3 Ways to Improve Executive Decision Making

by Katy Beloof

Being a leader in an organization means that you get to make the calls on big decisions. But often executives are insulated from day-to-day operations, a distance which can compromise effective decision making. Without firsthand or detailed information about a situation, executive isolation leads to disconnected organizations, misalignment across teams, and flawed business decisions. So how can you be sure that you’re making the best possible decisions for your business?

The good news is there are simple strategies that curb isolation and help you get the perspective you need to make better decisions without slowing down. Here’s a look at three ways to get the information you need to make better-informed decisions.

A woman looks up from her laptop to talk with someone.

1. Get Out of the Corner Office

Oftentimes senior executives are shielded from organizational problems that aren’t seen as worth their time. If you’re feeling isolated or disconnected from your organization, get out of your typical routine and see what’s going on on the ground. While not everyone can go to the extremes of the TV reality series Undercover Boss to see what’s really happening in their organizations, there are a few ways to get a clearer street view of your business.

One way to do this is to talk to your employees on the front lines. Maybe that means taking a day to shadow an employee once a quarter. Or maybe it’s regularly scheduled skip-level meetings, where you make it clear that you’re looking for candid feedback. If you’ve got writing or other quiet work to do, choose a different floor or area of the building to work on. You’ll get a sense of the vibe and the current buzz of different teams.


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Some organizations have made it a practice for all senior-level executives to spend some of their time fielding customer service calls. Not only does this give them direct contact with customers, but it also ensures that execs aren’t just talking to the happiest customers, or those larger accounts deemed by the business as worth executive time.   

2. See Data Firsthand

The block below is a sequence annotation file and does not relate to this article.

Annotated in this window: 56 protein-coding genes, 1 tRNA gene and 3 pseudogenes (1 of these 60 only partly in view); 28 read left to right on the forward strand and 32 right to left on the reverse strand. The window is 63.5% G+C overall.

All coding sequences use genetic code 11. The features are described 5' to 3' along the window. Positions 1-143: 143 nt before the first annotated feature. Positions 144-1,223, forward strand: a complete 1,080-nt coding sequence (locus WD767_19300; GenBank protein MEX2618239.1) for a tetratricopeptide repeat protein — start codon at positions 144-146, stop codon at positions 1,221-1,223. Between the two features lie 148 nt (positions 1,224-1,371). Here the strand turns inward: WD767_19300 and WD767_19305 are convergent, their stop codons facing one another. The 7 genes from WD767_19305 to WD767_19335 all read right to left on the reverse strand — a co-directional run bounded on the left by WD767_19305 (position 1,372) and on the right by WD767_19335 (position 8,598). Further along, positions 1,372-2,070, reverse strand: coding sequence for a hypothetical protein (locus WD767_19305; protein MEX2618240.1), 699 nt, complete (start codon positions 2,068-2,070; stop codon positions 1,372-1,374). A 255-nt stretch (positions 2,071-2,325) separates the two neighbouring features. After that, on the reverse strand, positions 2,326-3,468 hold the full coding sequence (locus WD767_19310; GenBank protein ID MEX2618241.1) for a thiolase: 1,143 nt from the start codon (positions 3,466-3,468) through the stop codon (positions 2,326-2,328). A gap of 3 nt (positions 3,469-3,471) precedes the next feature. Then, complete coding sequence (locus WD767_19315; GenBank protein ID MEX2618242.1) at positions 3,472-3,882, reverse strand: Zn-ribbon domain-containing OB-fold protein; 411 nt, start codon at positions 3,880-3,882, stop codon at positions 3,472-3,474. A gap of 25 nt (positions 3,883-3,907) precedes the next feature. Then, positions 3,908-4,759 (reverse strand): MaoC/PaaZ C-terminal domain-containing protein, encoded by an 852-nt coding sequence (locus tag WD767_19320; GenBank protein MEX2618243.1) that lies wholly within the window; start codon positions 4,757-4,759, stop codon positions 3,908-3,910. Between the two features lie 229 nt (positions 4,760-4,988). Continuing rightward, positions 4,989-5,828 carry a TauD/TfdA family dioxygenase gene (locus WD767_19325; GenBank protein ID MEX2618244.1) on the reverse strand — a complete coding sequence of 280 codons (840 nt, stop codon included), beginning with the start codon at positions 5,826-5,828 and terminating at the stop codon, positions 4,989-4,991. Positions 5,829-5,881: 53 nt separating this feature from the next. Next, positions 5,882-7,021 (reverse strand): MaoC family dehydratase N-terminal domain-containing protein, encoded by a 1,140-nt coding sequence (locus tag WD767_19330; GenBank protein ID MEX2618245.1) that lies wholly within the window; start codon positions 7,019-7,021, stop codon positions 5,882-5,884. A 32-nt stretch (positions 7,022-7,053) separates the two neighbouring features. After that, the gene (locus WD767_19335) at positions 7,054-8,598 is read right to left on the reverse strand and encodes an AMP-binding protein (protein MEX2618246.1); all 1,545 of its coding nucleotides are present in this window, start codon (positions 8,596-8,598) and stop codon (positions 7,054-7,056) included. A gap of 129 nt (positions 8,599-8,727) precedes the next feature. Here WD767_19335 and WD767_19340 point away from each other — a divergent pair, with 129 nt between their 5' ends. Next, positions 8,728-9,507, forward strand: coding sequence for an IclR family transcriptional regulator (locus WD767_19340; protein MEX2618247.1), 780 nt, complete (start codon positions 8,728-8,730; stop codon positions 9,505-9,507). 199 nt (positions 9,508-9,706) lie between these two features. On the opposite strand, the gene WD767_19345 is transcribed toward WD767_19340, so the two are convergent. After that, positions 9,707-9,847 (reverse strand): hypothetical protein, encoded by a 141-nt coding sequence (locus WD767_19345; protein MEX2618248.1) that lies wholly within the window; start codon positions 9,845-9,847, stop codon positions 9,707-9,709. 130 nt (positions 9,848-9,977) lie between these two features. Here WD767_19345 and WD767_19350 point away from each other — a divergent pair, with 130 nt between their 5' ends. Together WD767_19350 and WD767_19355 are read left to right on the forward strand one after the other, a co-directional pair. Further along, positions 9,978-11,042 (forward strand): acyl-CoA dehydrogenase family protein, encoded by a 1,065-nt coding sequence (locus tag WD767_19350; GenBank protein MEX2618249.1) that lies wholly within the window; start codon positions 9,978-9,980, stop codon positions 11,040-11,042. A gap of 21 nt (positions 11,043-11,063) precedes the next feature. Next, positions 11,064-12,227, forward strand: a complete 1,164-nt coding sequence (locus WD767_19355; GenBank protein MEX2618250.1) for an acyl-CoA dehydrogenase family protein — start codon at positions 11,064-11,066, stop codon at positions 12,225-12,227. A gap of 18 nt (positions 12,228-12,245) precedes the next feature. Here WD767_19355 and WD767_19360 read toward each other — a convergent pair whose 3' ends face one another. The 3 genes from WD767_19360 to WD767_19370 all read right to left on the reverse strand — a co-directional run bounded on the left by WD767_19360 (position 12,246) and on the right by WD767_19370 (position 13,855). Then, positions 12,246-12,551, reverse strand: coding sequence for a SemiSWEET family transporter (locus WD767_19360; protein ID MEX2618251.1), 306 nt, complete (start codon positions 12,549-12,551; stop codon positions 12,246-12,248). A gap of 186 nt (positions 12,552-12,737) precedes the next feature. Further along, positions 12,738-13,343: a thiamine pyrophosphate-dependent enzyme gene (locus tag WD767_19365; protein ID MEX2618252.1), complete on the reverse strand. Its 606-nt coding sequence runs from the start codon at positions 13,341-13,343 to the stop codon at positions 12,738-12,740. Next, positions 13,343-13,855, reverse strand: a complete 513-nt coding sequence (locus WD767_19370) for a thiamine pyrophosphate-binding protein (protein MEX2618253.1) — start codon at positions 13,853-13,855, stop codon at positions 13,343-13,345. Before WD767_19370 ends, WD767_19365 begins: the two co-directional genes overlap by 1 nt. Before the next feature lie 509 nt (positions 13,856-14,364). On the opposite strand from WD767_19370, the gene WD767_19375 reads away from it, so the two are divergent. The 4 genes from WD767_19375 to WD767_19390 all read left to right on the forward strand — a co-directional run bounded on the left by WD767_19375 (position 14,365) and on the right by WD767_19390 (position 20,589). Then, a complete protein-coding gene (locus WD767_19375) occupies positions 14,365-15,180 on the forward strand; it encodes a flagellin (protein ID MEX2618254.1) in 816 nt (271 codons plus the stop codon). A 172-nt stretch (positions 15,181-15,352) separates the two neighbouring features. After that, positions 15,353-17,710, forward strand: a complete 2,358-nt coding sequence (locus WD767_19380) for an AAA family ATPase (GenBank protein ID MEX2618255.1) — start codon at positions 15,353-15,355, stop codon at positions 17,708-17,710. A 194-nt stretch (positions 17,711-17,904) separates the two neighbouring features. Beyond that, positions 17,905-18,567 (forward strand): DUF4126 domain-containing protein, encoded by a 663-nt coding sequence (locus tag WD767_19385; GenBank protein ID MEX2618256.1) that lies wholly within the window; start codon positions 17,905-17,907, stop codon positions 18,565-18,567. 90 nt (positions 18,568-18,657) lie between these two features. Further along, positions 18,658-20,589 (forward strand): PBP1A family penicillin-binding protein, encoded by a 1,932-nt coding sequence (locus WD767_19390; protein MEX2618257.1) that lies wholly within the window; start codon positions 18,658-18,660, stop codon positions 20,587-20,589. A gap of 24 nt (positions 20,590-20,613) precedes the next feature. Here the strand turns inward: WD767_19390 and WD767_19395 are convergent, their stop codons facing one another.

Once you reach the upper echelons of your organization, ask yourself whether you’re getting exposed to what’s happening firsthand and seeing raw data. Senior executives are often given “limited and filtered information about their operations, employees, and customers,” writes Ron Ashkenas in his Harvard Business Review article, How to Overcome Executive Isolation. He warns that “having a layer of handlers who make their own decisions about what the leader should or shouldn’t see exacerbates the isolation.”

Time constraints alone make some filtering of data a necessity, but if everything is being filtered and prioritized for you, ask yourself whether the big picture you’re being served up is accurate or just a little bit rosier than things look from other perspectives.

Data presented in slide decks are not only in danger of errors from manual data entry, there’s also the risk that those creating the decks might be making things look a little bit better than they are. That’s not to say that the data they share is false, but they may omit critical data, present data that’s not up-to-date, or paint a better picture of what’s going on than reality would show.

Finance dashboards show real-time financial information, such as cash flow and targets met.

To make sure that you’re seeing relevant data firsthand, have your team present data to you in the form of roll-up dashboards. Dashboards can pull data directly from their sources, so you know you’re seeing the most up-to-date information relevant to the decisions you need to make.  


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3. Encourage Your Team to Speak Up

Another way to get rid of blind spots and have the clearest view of the information you need to make better decisions is to coach your team to speak up and challenge you. Even if you feel like you have good relationships with your team members, this can change as you move into more senior roles.

Not only can people have a hard time speaking candidly to senior leadership, but one study suggests that people in power have a harder time listening to those who disagree with them. Cultivating cooperation and open communication can help with this potential shortcoming. So talk to your team, let them know that you sincerely want their feedback, and then listen when they share with you.

Encourage your team

Although Smartsheet is still a relatively small company, one of the things our leadership team does here is to elicit anonymous feedback from anyone in the company. This can be a great way to hear what’s going on on the ground as well as give employees who are higher up a chance to bring things to light without fear of repercussion. Our CEO reviews this feedback personally, so there are no filters on this candid employee feedback.

Emerge From Isolation to Accelerate Decisions

Chances are, you sit where you are today because you have a track record of successful decision making and work execution. You were put in place to make great decisions and keep your business running ahead at full speed.

There’s no way you can stay on top of every single detail and activity that’s happening around your organization. How this affects your ability to keep a pulse on your business and continue to make effective decisions will be up to you. Getting the right information at the right time helps you make the best calls and continue to grow your organization.

Watch the video below to learn how Cisco uses Smartsheet dashboards to improve transparency and accelerate decision making within their organization: